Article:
- ↑ Ye RD, Boulay F, Wang JM, Dahlgren C, Gerard C, Parmentier M, Serhan CN, Murphy PM (June 2009). "International Union of Basic and Clinical Pharmacology. LXXIII. Nomenclature for the formyl peptide receptor (FPR) family". Pharmacol. Rev. 61 (2): 119–61. PMC 2745437. PMID 19498085. doi:10.1124/pr.109.001578.
- ↑ Le Y, Murphy PM, Wang JM (2002). "Formyl-peptide receptors revisited". Trends Immunol. 23 (11): 541–8. PMID 12401407. doi:10.1016/S1471-4906(02)02316-5.
- ↑ Panaro MA, Acquafredda A, Sisto M, Lisi S, Maffione AB, Mitolo V (2006). "Biological role of the N-formyl peptide receptors". Immunopharmacology and immunotoxicology 28 (1): 103–27. PMID 16684671. doi:10.1080/08923970600625975.
- ↑ Braun MC, Wang JM, Lahey E, Rabin RL, Kelsall BL (2001). "Activation of the formyl peptide receptor by the HIV-derived peptide T-20 suppresses interleukin-12 p70 production by human monocytes". Blood 97 (11): 3531–6. PMID 11369647. doi:10.1182/blood.V97.11.3531.
- ↑ Rivière S, Challet L, Fluegge D, Spehr M, Rodriguez I (2009). "Formyl peptide receptor-like proteins are a novel family of vomeronasal chemosensors.". Nature 459 (7246): 1–4. PMID 19387439. doi:10.1038/nature08029.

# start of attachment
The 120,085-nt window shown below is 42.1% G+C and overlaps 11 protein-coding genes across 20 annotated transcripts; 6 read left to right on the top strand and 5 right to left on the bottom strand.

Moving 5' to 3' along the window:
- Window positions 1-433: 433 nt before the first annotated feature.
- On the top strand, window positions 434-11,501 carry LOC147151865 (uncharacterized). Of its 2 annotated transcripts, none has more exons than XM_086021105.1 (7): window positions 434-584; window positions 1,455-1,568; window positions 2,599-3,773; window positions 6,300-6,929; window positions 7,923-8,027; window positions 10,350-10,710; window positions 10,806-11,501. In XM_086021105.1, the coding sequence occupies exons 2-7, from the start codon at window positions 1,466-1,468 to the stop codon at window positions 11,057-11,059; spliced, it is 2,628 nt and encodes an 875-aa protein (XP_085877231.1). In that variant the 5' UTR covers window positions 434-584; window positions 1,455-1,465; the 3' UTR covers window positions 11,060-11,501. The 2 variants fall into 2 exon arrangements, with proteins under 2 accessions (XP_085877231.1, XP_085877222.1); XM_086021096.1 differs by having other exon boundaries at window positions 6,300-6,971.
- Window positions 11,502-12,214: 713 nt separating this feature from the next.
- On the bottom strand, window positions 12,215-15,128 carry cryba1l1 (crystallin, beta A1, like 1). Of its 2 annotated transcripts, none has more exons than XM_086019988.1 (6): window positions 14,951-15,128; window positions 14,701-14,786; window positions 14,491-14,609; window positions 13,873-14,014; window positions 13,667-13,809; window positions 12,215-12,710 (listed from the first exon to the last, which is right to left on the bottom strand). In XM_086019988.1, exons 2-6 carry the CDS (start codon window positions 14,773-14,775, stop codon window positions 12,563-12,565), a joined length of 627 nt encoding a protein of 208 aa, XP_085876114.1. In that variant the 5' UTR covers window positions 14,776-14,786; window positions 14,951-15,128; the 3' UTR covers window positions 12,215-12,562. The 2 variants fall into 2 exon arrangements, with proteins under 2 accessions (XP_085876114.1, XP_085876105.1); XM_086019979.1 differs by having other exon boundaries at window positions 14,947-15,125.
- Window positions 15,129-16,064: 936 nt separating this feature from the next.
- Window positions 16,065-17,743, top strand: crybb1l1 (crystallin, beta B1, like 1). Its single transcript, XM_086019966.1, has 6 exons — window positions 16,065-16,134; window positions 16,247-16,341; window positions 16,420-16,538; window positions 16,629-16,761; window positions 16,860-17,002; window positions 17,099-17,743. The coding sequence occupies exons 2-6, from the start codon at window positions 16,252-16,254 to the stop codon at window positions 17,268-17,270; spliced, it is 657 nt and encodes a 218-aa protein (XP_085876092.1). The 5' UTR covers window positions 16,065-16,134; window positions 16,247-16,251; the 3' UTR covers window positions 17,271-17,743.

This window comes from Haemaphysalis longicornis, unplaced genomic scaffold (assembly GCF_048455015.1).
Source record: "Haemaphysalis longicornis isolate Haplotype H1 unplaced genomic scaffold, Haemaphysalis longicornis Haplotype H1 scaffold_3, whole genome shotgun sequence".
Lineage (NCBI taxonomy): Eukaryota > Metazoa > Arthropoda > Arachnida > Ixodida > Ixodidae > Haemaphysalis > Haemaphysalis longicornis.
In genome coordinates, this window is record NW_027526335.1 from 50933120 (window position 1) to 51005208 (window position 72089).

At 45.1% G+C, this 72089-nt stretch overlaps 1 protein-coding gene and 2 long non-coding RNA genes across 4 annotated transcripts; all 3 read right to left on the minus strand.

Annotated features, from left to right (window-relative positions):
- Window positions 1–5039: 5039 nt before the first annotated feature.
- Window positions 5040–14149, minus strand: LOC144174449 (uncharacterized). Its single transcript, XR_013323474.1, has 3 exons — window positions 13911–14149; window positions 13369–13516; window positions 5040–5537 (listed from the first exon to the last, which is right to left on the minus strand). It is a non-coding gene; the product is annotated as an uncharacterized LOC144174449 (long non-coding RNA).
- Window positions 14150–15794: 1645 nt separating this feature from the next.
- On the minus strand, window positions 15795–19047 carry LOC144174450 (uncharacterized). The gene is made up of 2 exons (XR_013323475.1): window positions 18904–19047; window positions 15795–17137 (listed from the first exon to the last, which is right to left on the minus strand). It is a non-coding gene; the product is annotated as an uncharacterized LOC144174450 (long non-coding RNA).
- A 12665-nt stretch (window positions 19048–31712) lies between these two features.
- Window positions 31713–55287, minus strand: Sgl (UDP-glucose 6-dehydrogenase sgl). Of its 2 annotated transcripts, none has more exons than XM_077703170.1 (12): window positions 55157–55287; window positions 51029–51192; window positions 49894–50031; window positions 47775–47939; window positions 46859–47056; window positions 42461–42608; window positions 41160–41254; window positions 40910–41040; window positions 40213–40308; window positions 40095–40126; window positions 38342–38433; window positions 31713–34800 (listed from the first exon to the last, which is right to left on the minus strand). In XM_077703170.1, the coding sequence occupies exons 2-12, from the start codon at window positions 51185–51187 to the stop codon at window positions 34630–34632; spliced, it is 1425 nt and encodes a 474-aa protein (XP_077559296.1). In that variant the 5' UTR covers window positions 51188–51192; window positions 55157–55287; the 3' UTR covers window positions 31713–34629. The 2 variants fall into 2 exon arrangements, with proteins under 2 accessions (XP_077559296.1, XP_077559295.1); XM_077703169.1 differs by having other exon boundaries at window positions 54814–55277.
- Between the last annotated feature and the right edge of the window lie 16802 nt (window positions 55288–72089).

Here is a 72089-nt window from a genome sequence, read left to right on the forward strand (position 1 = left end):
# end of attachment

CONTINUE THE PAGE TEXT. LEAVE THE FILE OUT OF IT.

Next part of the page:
- ↑ 7.0 7.1 Yuan, S; Ghoshdastider, U; Trzaskowski, B; Latek, D; Debinski, A; Pulawski, W; Wu, R; Gerke, V; Filipek, S (2012). "The role of water in activation mechanism of human N-formyl peptide receptor 1 (FPR1) based on molecular dynamics simulations". PLoS ONE 7 (11): e47114. PMC 3506623. PMID 23189124. doi:10.1371/journal.pone.0047114.
- ↑ Pharmacol Rev. 2009 Jun;61(2):119-61. doi: 10.1124/pr.109.001578
- ↑ Lala A, Gwinn M, De Nardin E (1999). "Human formyl peptide receptor function role of conserved and nonconserved charged residues". Eur. J. Biochem. 264 (2): 495–9. PMID 10491096. doi:10.1046/j.1432-1327.1999.00647.x.
- ↑ Partida-Sánchez S, Cockayne DA, Monard S, Jacobson EL, Oppenheimer N, Garvy B, Kusser K, Goodrich S, Howard M, Harmsen A, Randall TD, Lund FE (2001). "Cyclic ADP-ribose production by CD38 regulates intracellular calcium release, extracellular calcium influx and chemotaxis in neutrophils and is required for bacterial clearance in vivo". Nat. Med. 7 (11): 1209–16. PMID 11689885. doi:10.1038/nm1101-1209.